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What Can I Do to Financially Prepare for Divorce?

Divorce can be a stressful time in anyone’s life, and as attorneys ourselves, we want to provide you with some advice on how to financially prepare for the hardships that may arise during your divorce.

Speak to an Attorney about Divorce

When wondering about everything you can do to financially prepare yourself for divorce, there are some things that are crucial to know beforehand. The first and most important thing is to speak to an attorney before you file for divorce.

When you start to file for divorce, there are several factors that need to be considered as you proceed. One of these is that a temporary injunction goes into effect automatically when the case assumes jurisdiction over the parties for the purposes of dissolving the marriage. With this injunction, there comes some restrictions on things you can do related to your marital estate, like making changes to insurance polices or concealing or dissipating assets. Unfortunately, this is something we often see, so keep in mind that this injunction goes into effect automatically.

Know What Not to Do in a Divorce

It’s also crucial to know what to do and not do before actually filing for divorce. Something that’s not well-known is that you really shouldn’t move your assets around prior to divorce in order to keep them out of the divorce. Doing this is known as a dissipation of assets in contemplation of marriage, and there is an economic fault element that the court can look back on when seeing what either party has been doing before the divorce. If the court finds out that you’ve been doing this, then you can get into a lot of trouble, resulting in high costs for tracking down those assets and information.

Understand Pre- and Post- Nuptial Agreements

Prenuptial agreements occur prior to the marriage, while postnuptial agreements occur after, and these agreements lay out plans for how things like property, bank accounts, and assets will be divided between spouses. It’s important to understand these and know which one you have with your spouse because it can affect child custody, the division of assets, and more. It just depends on your situation and how the court views your divorce.

Consider Hiring an Attorney

Once you have chosen to file a divorce from your spouse, a long and often complicated journey begins. The last thing you want to do is become overwhelmed by the entire situation, so in order to avoid this, hiring an attorney is a smart plan of action. Aside from being a consultant on the legal side of things, we can also advocate for you and your best interests.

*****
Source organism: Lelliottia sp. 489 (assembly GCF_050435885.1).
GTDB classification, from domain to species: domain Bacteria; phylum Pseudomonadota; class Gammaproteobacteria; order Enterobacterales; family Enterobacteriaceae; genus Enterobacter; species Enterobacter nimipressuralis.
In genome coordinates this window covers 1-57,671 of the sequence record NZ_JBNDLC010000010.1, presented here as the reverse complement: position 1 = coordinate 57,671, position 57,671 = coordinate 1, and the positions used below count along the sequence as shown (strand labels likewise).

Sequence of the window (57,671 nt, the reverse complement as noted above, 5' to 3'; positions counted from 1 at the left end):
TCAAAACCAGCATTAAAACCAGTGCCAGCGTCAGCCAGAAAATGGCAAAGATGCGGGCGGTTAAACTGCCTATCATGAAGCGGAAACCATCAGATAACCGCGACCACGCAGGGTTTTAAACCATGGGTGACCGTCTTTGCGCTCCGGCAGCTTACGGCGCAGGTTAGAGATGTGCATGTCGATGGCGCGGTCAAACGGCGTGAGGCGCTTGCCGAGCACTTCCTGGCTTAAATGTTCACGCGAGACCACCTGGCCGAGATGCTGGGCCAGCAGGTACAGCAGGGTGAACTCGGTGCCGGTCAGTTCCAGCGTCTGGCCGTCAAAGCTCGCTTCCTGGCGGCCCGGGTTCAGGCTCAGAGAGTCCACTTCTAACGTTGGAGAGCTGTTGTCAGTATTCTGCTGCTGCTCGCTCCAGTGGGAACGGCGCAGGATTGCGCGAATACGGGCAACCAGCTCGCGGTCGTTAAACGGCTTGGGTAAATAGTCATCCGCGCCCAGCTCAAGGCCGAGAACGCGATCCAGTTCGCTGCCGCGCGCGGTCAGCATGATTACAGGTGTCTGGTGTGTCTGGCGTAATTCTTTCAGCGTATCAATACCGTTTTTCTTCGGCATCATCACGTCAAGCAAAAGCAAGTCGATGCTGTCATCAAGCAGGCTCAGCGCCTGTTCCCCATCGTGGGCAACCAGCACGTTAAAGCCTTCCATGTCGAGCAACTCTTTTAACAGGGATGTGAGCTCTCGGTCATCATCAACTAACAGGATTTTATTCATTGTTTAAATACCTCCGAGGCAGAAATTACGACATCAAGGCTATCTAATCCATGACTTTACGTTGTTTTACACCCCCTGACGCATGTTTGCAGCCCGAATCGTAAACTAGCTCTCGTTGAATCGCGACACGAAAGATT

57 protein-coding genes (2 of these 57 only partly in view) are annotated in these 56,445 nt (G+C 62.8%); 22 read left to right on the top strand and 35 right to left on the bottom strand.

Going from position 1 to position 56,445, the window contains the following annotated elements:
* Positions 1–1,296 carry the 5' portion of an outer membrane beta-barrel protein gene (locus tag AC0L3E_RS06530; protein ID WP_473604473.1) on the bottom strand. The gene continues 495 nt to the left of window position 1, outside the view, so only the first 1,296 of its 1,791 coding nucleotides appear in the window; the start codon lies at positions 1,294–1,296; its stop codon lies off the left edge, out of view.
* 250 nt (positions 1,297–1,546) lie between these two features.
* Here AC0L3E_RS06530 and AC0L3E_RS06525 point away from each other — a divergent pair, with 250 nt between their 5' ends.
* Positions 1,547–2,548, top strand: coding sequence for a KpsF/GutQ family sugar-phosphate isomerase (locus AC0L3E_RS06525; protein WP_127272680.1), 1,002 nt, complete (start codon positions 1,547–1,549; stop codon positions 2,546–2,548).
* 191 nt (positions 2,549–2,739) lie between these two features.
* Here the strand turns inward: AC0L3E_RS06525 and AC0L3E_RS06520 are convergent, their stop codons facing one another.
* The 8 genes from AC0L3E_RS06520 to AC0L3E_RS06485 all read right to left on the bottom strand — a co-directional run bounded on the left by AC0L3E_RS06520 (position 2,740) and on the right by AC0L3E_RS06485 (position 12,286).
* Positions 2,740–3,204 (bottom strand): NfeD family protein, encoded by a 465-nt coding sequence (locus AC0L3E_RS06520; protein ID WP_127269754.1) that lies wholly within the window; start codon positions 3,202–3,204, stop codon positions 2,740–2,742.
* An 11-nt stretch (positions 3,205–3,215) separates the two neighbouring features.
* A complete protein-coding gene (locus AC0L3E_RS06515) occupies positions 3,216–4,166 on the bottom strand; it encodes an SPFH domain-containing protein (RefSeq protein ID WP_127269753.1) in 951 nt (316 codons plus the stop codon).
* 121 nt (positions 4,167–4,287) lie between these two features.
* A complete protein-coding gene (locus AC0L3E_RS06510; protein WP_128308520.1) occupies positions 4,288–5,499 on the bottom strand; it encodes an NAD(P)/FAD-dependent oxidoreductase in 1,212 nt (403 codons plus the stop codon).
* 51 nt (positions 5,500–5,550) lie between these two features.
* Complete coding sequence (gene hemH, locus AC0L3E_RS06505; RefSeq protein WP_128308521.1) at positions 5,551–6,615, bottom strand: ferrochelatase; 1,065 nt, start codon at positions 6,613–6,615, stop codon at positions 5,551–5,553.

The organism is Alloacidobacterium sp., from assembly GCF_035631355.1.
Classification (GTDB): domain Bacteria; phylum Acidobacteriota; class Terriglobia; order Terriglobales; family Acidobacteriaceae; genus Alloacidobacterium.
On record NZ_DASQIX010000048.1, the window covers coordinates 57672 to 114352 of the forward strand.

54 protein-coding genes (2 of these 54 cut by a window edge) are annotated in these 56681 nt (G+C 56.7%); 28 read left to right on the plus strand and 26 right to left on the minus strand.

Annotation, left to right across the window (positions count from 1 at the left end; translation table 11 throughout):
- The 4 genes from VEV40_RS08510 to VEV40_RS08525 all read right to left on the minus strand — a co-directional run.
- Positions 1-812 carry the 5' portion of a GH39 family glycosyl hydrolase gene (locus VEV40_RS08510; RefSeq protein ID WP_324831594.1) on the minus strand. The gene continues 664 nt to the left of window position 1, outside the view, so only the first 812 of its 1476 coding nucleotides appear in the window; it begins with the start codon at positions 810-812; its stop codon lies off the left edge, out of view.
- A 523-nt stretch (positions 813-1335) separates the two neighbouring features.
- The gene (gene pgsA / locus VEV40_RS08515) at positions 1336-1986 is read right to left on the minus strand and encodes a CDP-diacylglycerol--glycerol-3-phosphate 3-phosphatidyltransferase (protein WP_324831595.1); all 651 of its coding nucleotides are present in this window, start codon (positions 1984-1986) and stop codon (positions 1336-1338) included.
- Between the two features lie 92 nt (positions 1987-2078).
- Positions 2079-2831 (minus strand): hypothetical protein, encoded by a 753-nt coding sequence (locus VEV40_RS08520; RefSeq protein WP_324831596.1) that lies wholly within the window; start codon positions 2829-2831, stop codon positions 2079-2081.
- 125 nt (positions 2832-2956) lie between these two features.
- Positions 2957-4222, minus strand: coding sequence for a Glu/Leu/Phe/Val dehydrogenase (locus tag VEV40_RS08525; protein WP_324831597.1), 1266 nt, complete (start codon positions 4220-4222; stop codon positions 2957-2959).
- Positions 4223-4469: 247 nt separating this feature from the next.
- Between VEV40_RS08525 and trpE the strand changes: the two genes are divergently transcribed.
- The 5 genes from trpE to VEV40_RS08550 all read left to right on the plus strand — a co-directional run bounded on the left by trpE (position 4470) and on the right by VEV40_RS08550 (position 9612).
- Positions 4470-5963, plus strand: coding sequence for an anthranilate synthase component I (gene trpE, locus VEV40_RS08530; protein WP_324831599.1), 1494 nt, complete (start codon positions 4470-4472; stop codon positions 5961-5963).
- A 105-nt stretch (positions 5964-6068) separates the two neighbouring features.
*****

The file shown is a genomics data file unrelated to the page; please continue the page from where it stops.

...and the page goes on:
Overall…

Ultimately, divorce is a very complicated ordeal. In order to prepare yourself financially, it’s best to speak to an attorney, know what not to do, understand pre- and post- nuptial agreements, and consider hiring an attorney. Even though divorce is a difficult time, you don’t have to make it any harder on yourself.

If you’d like to learn more about the divorce services we offer at the Colorado Lawyer Team, check out our webpage about it here.

Need Legal Help?

Looking for legal representation? Not sure if hiring an attorney is the right thing for you? Consider reaching out to our attorneys here at the Colorado Lawyer Team for a free 30-minute consultation. With specialties in family law and criminal law, our experienced, dedicated, and hard-working attorneys may just be the representation you need! Find more information at https://CoLawTeam.com or call 970.670.0378.

Interested in learning more about the law? Check out some of our previous blog posts like Economic Stressors and Divorce and Domestic Violence Cases and Child Custody.

IMPORTANT DISCLAIMER: This blog post does not create an attorney-client relationship. It’s a blog post and not legal advice. Each case is different, and this post is meant for generalized knowledge, only. If you haven’t signed an engagement letter (or even received an engagement letter) AND issued some form of payment (peanuts do not count), then no attorney-client relationship exists. Nevertheless, we will do our best to ensure your confidentiality should you choose to contact us privately, but do not post about your case in the comments here (because reaching out for help with your case should be confidential, damn it).

If you have done both of the things mentioned earlier–signed a letter and paid us–then, and only then, you might be a client. But merely chatting with us online does not a client make. Suffice it to say, if you aren’t absolutely certain about whether or not an attorney-client relationship exists between yourself and the Colorado Lawyer Team, you should probably ask for some clarity. Until then, we’ll keep your secrets but we don’t formally represent you… YET.